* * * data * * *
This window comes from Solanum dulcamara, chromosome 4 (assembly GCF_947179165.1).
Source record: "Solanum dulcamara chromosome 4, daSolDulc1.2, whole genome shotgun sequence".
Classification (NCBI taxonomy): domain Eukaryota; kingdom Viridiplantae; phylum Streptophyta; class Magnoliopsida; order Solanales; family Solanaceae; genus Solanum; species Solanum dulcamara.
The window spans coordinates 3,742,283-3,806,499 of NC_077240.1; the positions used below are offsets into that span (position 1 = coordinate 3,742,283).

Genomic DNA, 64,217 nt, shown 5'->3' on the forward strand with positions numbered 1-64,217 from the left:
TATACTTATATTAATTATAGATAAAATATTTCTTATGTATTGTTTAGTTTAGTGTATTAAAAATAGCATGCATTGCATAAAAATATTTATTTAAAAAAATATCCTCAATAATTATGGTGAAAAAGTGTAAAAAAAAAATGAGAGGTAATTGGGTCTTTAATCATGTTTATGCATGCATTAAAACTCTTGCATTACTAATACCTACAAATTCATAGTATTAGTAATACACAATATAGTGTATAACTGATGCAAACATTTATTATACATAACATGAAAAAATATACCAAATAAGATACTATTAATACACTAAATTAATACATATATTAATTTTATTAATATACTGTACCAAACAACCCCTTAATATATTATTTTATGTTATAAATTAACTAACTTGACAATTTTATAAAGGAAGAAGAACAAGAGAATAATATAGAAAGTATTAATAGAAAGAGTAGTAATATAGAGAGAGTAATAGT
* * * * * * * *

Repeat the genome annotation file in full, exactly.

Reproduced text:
This window comes from Solanum dulcamara, chromosome 4 (assembly GCF_947179165.1).
Source record: "Solanum dulcamara chromosome 4, daSolDulc1.2, whole genome shotgun sequence".
Classification (NCBI taxonomy): domain Eukaryota; kingdom Viridiplantae; phylum Streptophyta; class Magnoliopsida; order Solanales; family Solanaceae; genus Solanum; species Solanum dulcamara.
The window spans coordinates 3,742,283-3,806,499 of NC_077240.1; the positions used below are offsets into that span (position 1 = coordinate 3,742,283).

Genomic DNA, 64,217 nt, shown 5'->3' on the forward strand with positions numbered 1-64,217 from the left:
TATACTTATATTAATTATAGATAAAATATTTCTTATGTATTGTTTAGTTTAGTGTATTAAAAATAGCATGCATTGCATAAAAATATTTATTTAAAAAAATATCCTCAATAATTATGGTGAAAAAGTGTAAAAAAAAAATGAGAGGTAATTGGGTCTTTAATCATGTTTATGCATGCATTAAAACTCTTGCATTACTAATACCTACAAATTCATAGTATTAGTAATACACAATATAGTGTATAACTGATGCAAACATTTATTATACATAACATGAAAAAATATACCAAATAAGATACTATTAATACACTAAATTAATACATATATTAATTTTATTAATATACTGTACCAAACAACCCCTTAATATATTATTTTATGTTATAAATTAACTAACTTGACAATTTTATAAAGGAAGAAGAACAAGAGAATAATATAGAAAGTATTAATAGAAAGAGTAGTAATATAGAGAGAGTAATAGT